Lawmakers Consider Extending Voting Rights Act Provisions (3:50)
Lawmakers on Capitol Hill heard cautionary testimony about extending Voting Rights Act provisions, because the new make-up of the Supreme Court could rule it unconstitutional. This was coupled by lawmakers who say that a full reauthorization places unnecessary burdens on some states. Washington Editor Leigh Ann Caldwell reports.

House Seeks to Pass Bill to Ban Protests at Military Funerals (1:40)
The House of Representatives is expected to pass a bill today that would ban protests at military funerals. Anti-gay protests at service people’s funerals spurred the legislation. Demonstrators say that soldiers’ deaths are divine retribution for the military’s admission of gay people into their ranks. he legislation would ban protests at all military cemeteries, would force protesters to remain 500 feet from the sight of the funeral, and would prohibit protesting one hour before and one hour after the funeral. But First Amendment advocates say rights could be violated, and the American Civil Liberties Union has filed a lawsuit in Kentucky, maintaining that the ban is a violation of the First Amendment. Chip Berlet is with Political Research Associates.

Palestinian Medical Services Strapped from Lack of Aid (3:11)
The European Union, the United Nations, the US and Russia are meeting in New York this evening to discuss the impact of their decision to withhold aid from the Palestinian Authority following the election of Islamic militants Hamas 2 months ago. The World Bank warned yesterday of the dire economic consequences for the Palestinian population. Irris Makkler visited a hospital in the West Bank city of Ramallah where staff have not been paid for 2 months, and supplies some medicines and equipment such as needles and sutures are starting to low.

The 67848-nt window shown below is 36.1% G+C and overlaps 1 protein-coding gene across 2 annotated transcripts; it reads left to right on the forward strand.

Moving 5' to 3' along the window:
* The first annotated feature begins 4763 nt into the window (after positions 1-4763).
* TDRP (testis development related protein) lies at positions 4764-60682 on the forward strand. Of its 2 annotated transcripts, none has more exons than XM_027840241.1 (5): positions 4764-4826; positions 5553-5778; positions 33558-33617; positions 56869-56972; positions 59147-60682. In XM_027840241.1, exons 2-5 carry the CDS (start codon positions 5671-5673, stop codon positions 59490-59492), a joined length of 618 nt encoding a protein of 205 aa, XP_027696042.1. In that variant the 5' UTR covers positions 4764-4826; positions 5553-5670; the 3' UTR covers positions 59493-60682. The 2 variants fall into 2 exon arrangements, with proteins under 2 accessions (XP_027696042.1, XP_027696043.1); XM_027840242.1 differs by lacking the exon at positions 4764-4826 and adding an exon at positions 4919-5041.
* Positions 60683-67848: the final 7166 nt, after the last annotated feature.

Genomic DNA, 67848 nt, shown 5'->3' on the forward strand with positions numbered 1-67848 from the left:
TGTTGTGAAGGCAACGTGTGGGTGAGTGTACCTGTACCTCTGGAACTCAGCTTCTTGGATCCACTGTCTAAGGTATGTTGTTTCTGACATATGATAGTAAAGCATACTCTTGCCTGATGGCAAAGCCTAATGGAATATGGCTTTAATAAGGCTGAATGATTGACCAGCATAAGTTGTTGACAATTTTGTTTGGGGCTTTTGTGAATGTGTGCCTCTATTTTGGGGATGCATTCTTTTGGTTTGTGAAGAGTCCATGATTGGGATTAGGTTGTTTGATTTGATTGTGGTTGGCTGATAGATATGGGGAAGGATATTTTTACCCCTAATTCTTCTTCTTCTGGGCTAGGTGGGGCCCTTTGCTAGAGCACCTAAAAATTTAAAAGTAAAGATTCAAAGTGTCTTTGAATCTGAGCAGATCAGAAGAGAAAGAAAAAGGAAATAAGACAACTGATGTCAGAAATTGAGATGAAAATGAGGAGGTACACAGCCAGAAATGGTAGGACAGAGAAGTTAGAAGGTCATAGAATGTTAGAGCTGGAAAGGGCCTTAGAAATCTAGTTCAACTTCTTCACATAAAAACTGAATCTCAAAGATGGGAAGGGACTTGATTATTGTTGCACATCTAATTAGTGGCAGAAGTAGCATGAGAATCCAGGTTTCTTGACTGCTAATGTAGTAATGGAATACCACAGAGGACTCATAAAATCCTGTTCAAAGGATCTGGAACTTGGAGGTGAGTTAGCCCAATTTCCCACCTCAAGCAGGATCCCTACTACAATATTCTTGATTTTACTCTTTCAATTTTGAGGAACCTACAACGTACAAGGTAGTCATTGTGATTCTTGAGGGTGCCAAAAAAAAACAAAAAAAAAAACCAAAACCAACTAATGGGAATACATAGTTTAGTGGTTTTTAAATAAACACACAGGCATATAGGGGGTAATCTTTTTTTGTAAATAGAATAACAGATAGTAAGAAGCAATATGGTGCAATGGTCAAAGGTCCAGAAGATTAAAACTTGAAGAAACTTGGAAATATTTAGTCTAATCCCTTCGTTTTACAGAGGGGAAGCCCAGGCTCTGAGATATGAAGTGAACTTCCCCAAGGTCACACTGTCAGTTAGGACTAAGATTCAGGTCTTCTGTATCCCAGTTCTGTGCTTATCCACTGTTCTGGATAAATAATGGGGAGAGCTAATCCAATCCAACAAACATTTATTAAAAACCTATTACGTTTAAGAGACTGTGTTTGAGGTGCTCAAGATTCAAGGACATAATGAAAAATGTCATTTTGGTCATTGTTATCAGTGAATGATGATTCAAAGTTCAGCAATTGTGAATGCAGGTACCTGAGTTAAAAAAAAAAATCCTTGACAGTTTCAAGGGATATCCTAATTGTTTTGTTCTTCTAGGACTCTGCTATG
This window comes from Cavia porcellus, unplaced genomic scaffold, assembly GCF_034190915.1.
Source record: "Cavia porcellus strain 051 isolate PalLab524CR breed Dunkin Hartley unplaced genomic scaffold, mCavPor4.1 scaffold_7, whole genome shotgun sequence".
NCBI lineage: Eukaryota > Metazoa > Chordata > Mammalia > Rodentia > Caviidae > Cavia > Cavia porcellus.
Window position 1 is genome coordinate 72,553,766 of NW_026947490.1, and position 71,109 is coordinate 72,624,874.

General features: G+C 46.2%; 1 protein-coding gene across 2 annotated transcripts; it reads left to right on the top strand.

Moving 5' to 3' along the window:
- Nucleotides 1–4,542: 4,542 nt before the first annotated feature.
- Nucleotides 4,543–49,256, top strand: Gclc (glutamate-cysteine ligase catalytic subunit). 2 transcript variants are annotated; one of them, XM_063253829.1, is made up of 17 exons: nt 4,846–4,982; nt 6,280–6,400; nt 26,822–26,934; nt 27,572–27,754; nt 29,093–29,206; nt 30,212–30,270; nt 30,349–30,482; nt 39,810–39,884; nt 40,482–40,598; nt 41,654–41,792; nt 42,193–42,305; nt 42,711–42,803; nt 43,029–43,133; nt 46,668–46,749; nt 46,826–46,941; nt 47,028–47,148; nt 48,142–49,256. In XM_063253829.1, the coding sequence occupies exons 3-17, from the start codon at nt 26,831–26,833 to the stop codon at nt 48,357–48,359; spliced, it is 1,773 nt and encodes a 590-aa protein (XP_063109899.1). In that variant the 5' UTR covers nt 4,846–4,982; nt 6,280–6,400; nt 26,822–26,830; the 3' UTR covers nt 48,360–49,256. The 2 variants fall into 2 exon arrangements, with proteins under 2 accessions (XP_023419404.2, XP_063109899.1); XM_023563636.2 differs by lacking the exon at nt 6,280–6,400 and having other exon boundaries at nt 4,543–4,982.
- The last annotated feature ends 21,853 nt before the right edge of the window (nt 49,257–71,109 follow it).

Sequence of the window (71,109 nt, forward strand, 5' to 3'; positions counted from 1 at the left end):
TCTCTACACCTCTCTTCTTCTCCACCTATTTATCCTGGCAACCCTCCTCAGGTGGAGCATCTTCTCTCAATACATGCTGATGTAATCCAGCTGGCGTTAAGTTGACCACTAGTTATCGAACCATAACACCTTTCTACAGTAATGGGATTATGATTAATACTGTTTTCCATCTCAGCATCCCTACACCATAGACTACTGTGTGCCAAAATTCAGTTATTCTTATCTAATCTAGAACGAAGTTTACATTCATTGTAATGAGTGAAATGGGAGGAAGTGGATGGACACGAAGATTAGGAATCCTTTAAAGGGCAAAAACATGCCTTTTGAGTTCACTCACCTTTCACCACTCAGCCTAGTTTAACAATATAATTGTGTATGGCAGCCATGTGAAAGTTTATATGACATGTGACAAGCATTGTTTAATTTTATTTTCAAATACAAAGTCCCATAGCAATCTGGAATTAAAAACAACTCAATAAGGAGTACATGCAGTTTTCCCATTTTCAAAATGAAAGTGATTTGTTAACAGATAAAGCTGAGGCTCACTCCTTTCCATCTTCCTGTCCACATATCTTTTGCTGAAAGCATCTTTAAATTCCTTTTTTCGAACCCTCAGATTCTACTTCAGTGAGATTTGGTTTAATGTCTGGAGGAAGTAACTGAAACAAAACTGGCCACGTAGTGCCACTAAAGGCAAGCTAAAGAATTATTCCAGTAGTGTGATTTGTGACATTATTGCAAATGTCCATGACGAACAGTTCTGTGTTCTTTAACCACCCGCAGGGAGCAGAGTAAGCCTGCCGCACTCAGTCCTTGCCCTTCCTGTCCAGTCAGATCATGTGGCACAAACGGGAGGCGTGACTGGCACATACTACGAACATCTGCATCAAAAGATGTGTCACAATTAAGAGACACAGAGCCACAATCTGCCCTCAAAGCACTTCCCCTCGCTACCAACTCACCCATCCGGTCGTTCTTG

10 States Files Suit Against the EPA (2:56)
Ten states have filed suit against the federal Environmental Protection Agency for violations of the Clean Air Act. State Attorney Generals claim the EPA failed to adopt strong emission standards to reduce air pollution from new power plants across the nation. FSRN’s Julie Sabatier reports.

Tensions in the Solomon Islands (3:35)
It’s been a tense few weeks in the Solomon Islands where locals have seen the resignation of one prime minister, the resignation of two, and massive riots in the nation’s capital. From Sydney, Elise Potaka reports on what’s behind the unrest.

African Teachers Seeking Better Conditions (2:33)
Remuneration for teachers was the cause of concern for African civil society organizations during this year’s global week of action to highlight the plight of educators. Teachers are some of the least paid laborers in Africa and activists say this will likely affect government’s visions of attaining education for all by 2015. The Global week of action is a worldwide annual activity implemented by NGOs and teachers unions in more than 150 countries as part of a broader undertaking to realize the right to education for all. Joshua Kyalimpa reports.

Coming Up Flowers: Bio-Remediation in New Orleans (2:35)
80% of New Orleans and virtually all of neighboring St. Bernard Parish flooded when the levees breached after Hurricane Katrina. The flooding damaged or destroyed more than 100,000 homes, and the land beneath them was awash in toxic discharges containing heating oil, gasoline, battery acid and various dangerous chemicals – all of which, before the hurricane, gave the area around New Orleans the undesirable title of Cancer Alley. But a pilot project in some of the hardest hit areas aims to clean up the soil — by planting flowers. From New Orleans, FSRN’s Melinda Tuhus reports.

You may also like...